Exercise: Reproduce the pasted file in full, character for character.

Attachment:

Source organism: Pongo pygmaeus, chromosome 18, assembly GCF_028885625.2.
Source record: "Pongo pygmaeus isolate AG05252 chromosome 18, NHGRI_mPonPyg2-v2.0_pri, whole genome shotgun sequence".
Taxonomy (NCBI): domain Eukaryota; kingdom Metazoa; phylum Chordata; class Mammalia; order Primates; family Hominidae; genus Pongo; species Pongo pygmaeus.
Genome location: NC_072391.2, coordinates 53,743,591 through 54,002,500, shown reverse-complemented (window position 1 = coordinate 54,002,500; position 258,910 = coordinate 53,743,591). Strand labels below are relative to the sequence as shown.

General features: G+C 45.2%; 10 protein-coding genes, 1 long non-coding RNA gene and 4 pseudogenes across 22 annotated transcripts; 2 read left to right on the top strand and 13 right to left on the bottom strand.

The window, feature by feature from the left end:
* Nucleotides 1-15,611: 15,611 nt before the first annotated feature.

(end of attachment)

Source organism: Pongo pygmaeus, chromosome 18, assembly GCF_028885625.2.
Source record: "Pongo pygmaeus isolate AG05252 chromosome 18, NHGRI_mPonPyg2-v2.0_pri, whole genome shotgun sequence".
Taxonomy (NCBI): domain Eukaryota; kingdom Metazoa; phylum Chordata; class Mammalia; order Primates; family Hominidae; genus Pongo; species Pongo pygmaeus.
Genome location: NC_072391.2, coordinates 53,743,591 through 54,002,500, shown reverse-complemented (window position 1 = coordinate 54,002,500; position 258,910 = coordinate 53,743,591). Strand labels below are relative to the sequence as shown.

General features: G+C 45.2%; 10 protein-coding genes, 1 long non-coding RNA gene and 4 pseudogenes across 22 annotated transcripts; 2 read left to right on the top strand and 13 right to left on the bottom strand.

The window, feature by feature from the left end:
* Nucleotides 1-15,611: 15,611 nt before the first annotated feature.